Thursday, October 1, 2009

Mort Marcus - Last Poetry Reading

Left to Right - Robert Sward, Mort Marcus, Gary Young

It seemed an utterly natural thing to do, to be dying of cancer, to have suffered a year or two of agony, and yet to agree to give one last poetry reading. Still, with Mort Marcus you can never be too sure. I wouldn't be surprised if somewhere down the line he managed to do another. And of course he has two new books coming out and, once he has actual copies in hand, they'll need to be properly launched, though he did a decent enough job of reading poems from both and alerting his audience at last night's reading (Tues., Sept. 1, 41st Street Book Cafe, Capitola, CA).

Mort is an impressive storyteller, a teacher and a performer... an actor... and he knows how to make an dramatic entrance and, as he proved at last night's reading , he knows how to make an exit. Yeah, I'm thinking "exit," as in "exit dying..." And he looked good doing it. "Mort looks like he's already gone to heaven," said my wife, a woman not given to exaggeration.

I don't know many people who could carry it off, attracting an overflow audience, and delivering, 'bringing it on home,' reaching deep and giving an all-out reading, a reading answered by a standing ovation... 30 years of teaching in a really good community college, years of hosting what is said to be this country's longest running Poetry Show (KUSP-FM radio), and serving as a film reviewer for radio and TV...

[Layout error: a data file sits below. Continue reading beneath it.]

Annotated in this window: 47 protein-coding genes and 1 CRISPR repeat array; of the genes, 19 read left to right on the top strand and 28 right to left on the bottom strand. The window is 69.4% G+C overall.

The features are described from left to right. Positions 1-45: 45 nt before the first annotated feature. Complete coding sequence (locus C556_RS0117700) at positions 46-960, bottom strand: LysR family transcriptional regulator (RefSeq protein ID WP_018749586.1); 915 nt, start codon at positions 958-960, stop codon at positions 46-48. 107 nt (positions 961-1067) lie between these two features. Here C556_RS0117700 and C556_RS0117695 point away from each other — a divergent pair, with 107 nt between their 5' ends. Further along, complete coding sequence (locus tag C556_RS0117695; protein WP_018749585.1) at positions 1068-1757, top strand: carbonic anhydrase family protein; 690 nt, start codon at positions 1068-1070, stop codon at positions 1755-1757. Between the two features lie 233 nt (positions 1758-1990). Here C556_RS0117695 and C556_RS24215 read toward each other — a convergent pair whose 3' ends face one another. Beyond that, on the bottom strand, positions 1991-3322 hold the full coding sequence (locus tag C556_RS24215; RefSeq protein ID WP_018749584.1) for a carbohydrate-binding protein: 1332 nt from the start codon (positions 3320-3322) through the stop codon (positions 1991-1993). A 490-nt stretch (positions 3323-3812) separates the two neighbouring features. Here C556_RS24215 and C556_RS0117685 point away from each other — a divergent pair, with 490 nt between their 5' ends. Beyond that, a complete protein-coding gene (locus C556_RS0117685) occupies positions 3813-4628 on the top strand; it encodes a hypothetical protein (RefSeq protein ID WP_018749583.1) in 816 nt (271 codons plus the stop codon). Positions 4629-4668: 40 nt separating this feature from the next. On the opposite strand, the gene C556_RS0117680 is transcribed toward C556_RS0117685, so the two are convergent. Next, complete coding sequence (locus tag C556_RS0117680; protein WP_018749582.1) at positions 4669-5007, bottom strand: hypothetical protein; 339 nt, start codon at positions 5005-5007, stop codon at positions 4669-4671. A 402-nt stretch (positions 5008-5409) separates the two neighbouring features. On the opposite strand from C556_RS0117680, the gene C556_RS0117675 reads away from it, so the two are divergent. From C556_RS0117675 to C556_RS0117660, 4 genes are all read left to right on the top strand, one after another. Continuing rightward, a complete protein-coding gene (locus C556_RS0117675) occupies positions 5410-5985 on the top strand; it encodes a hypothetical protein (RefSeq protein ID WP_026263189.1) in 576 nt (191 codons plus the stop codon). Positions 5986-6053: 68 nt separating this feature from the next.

My friend, poet Gary Young said afterward, "Robert, we're lucky to be here, even to have bad luck..."

If you're gonna have bad luck, well, it's better to have bad luck in some places than in others. I somehow left the reading feeling grateful as much as anything else. Grateful for a place that values its writers and artists. .

Wallace Baine in a moving front page tribute to Mort Marcus in the Santa Cruz Sentinel (Aug. 30, 2009), concludes by saying,

"Yet the struggle to maintain his lifestyle in the face of painful treatments has taught him a few things about the emotional strength it takes to face the stiff headwinds of mortal illness. Reflecting on his life-long love of film, Marcus turns to the memorable climactic scene of the classic 1954 film On the Waterfront.

"There's the scene on the waterfront when Lee J. Cobb and his goons get Marlon Brando down in the meeting house there and just beat the hell out of him and leave him there. Karl Malden and Eva Marie Saint jump down in there and say, 'You all right? We got to get you an ambulance.' And Brando says, 'No, no. Just stand me up.' And they lift him up into a standing position, and he says, 'Am I standing?'

"Marcus added, his voice thick with emotion, 'Yeah, I know what that's like.'"